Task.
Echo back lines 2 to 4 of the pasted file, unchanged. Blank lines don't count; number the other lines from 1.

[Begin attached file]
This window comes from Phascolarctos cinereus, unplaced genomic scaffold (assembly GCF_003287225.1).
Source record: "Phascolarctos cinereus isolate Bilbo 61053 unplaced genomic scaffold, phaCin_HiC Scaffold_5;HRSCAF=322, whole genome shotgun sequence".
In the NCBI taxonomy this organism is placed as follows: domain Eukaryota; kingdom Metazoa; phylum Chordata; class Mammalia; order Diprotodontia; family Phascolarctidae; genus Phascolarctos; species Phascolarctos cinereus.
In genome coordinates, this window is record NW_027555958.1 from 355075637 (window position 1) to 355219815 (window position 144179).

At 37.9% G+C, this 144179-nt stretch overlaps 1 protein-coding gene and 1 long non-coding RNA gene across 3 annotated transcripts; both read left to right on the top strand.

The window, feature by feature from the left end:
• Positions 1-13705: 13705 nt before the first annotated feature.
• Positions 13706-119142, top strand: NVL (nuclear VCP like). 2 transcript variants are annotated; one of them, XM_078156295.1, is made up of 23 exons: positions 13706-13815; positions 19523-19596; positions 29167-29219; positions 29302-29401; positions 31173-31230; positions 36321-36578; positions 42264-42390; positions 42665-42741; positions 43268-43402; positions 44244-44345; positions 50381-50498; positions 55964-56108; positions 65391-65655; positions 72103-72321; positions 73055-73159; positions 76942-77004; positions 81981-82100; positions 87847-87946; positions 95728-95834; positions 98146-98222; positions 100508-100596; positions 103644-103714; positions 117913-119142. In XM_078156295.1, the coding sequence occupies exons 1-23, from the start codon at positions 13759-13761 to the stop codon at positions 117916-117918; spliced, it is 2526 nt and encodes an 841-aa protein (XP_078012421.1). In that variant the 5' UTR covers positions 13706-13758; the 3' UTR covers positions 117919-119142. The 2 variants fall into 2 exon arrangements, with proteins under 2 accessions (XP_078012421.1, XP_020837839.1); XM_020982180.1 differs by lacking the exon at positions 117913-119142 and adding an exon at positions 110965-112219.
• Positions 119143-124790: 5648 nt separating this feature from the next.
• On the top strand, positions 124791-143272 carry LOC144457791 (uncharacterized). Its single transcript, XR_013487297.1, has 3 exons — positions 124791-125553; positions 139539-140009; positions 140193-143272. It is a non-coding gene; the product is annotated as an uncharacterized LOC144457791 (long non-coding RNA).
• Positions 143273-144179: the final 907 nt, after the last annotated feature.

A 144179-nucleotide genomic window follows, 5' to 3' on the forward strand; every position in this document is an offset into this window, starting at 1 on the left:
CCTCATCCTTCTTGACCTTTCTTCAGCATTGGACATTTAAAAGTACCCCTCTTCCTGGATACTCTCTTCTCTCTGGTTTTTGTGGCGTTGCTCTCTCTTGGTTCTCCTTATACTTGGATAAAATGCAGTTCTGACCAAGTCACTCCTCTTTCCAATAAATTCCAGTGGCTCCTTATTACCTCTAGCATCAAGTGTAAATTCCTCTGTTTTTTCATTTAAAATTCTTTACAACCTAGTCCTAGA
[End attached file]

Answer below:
Source record: "Phascolarctos cinereus isolate Bilbo 61053 unplaced genomic scaffold, phaCin_HiC Scaffold_5;HRSCAF=322, whole genome shotgun sequence".
In the NCBI taxonomy this organism is placed as follows: domain Eukaryota; kingdom Metazoa; phylum Chordata; class Mammalia; order Diprotodontia; family Phascolarctidae; genus Phascolarctos; species Phascolarctos cinereus.
In genome coordinates, this window is record NW_027555958.1 from 355075637 (window position 1) to 355219815 (window position 144179).